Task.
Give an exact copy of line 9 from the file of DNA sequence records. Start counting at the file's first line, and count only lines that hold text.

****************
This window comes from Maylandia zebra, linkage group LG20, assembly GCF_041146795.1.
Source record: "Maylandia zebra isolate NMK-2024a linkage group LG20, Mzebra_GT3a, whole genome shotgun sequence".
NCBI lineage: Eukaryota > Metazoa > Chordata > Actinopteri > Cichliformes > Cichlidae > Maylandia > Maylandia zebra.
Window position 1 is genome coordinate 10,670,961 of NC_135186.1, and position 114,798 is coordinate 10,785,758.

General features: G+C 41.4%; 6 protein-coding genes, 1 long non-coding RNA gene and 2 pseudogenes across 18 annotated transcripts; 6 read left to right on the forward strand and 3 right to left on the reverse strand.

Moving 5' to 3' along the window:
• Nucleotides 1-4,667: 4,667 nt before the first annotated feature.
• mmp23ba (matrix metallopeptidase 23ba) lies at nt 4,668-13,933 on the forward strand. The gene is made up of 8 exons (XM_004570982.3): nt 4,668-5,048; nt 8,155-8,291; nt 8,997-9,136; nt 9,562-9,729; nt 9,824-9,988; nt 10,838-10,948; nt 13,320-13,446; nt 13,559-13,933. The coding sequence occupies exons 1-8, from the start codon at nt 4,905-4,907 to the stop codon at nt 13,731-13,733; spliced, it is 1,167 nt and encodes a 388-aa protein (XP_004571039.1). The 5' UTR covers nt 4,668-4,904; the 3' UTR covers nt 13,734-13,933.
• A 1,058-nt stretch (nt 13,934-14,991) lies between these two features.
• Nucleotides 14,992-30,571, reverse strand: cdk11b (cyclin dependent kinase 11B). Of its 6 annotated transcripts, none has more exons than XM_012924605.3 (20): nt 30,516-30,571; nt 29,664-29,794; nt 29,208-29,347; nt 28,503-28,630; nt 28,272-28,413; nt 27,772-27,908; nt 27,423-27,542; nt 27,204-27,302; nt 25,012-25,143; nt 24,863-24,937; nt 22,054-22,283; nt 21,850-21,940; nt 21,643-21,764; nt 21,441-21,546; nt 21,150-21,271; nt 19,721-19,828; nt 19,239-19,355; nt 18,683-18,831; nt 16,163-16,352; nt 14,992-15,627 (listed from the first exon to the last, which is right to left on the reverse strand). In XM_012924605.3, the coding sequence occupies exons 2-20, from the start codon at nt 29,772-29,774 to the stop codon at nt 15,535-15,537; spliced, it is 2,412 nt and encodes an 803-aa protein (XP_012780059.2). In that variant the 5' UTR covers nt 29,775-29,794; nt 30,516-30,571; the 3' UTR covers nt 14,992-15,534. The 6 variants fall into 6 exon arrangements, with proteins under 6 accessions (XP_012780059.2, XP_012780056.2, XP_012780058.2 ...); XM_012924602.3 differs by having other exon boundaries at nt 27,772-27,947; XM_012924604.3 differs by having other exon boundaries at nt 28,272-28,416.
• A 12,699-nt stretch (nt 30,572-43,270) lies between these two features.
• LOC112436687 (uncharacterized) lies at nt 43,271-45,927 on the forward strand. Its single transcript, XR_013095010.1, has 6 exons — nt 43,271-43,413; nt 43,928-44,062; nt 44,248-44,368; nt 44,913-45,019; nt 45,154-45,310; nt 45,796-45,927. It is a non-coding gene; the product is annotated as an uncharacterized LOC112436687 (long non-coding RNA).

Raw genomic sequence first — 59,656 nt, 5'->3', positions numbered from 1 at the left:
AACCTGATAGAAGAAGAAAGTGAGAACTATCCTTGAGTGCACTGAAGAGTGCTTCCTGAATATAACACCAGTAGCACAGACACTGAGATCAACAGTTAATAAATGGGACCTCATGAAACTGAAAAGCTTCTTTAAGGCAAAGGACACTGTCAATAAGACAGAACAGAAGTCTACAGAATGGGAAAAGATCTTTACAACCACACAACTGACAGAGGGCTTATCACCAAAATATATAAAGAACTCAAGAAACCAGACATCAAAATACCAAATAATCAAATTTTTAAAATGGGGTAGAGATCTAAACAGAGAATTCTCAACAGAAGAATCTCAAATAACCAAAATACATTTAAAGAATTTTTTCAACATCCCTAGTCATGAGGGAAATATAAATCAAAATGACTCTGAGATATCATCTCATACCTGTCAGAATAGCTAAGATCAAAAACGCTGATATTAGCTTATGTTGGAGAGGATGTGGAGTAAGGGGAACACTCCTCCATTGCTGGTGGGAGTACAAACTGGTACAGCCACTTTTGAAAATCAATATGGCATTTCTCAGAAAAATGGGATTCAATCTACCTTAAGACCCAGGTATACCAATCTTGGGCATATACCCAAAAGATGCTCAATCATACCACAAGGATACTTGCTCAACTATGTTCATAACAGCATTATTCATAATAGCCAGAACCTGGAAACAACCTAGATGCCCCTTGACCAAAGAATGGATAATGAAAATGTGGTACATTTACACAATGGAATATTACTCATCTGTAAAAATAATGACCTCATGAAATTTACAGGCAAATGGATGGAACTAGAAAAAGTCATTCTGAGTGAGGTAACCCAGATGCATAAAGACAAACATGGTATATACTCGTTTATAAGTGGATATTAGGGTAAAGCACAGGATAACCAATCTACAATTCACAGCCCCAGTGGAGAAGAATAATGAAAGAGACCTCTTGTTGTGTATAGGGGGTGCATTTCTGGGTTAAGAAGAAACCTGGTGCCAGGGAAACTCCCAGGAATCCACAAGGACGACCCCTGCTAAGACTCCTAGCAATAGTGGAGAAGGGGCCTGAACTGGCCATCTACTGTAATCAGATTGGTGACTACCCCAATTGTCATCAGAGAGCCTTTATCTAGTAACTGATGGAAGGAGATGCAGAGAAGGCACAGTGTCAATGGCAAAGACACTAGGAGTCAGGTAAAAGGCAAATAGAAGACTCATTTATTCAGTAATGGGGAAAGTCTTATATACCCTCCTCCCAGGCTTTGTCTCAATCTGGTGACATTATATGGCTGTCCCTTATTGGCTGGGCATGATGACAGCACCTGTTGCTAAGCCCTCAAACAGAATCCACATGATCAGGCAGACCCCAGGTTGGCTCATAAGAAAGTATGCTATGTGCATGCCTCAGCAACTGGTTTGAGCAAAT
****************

• A 1,058-nt stretch (nt 13,934-14,991) lies between these two features.